But, in retrospect, it was a good idea. The booth created an atmosphere that helped the viewer better understand the art. The reaction we got was very positive.
This is a hefty investment. We have to get at least five good new accounts out of this show to make it worthwhile. We will not know for months yet if we have met that goal.
Below is a chart of our expenses. You could do it cheaper, with a smaller booth and if you aren’t a picky eater like I am.
|Booth 10 x 20||$8,350|
|Booth materials/furniture/build out||$600|
|Have booth vacuumed||$90|
|Electricity for booth (to plug in a TV!)||$253|
|Hire union to transport heavy items to booth||$200|
|Printing of brochures/booklets/postcards||$1,400|
|Hotel (Sunday to Friday)||$900|
|Airfare for Johnnie (he helped us in booth)||$250|
|Gas for us to drive to Vegas from CA||$150|
|Cost to Exhibit:||$12,924|
We actually spent about $21,000, because we paid Art Director Johnnie to help with our presentation and concepts for the last four months. But most artists will do that on their own, so I did not include it in the numbers above.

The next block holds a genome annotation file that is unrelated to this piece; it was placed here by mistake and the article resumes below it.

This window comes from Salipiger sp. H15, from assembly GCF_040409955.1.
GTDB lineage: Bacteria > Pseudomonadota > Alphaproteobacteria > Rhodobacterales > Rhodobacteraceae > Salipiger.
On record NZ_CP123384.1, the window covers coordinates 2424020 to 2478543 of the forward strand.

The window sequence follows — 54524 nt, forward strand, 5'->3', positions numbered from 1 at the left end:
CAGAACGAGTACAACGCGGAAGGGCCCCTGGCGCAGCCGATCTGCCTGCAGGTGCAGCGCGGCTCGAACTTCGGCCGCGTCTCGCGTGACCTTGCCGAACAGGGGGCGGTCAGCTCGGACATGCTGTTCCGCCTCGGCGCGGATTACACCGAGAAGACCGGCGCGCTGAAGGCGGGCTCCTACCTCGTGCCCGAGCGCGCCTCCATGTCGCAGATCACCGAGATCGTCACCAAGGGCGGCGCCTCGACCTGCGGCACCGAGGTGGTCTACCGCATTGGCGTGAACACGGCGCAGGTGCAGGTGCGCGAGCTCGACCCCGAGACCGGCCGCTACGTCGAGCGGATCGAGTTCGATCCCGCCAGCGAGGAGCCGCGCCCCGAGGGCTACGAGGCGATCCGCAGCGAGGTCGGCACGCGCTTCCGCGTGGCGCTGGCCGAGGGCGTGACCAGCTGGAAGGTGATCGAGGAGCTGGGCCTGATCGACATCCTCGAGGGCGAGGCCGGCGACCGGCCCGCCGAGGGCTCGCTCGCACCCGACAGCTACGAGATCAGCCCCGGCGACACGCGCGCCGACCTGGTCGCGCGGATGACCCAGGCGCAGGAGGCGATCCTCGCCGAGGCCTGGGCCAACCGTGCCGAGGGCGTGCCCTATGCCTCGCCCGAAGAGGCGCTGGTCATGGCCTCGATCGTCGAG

AND, a few months after the show, we were hit with an additional surprise charge of almost $2,000 by the Licensing Expo for “leaving tape on the walls of the booth.” That was quite disturbing, and upsetting to me!
We could have spent less if: We had a smaller booth, we didn’t need extra electricity, we had brought our own vacuum cleaner ($90) and water bottles ($4 a bottle) and our own sandwiches (they are $12 each at the trade show). We spent too much on printing, too. All of these little things add up.
THE BOTTOM LINE: Should you exhibit at Licensing Expo next year?
YES if: You have the money to invest in the cost of doing the show right, your art is unique, you have a complete presentation ready and you have a mailing list of targeted prospects so that you can pre-book appointments and meetings.
NO if: You are not ready to show complete collections or if you aren’t able to set up appointments in advance, or if you can’t stomach making that sort of financial commitment with an unknown outcome.
Will we exhibit again next year? I’m on the fence on that one – if I had to answer right now, I’d say no. I want to see where the show leads will take us. I may just exhibit every other year, or try Surtex next year.
If you have exhibited at Licensing Expo or Surtex or CHA, please share in the comments what your experience was. Was it worth it? Did you get business from it? And would you do it again?!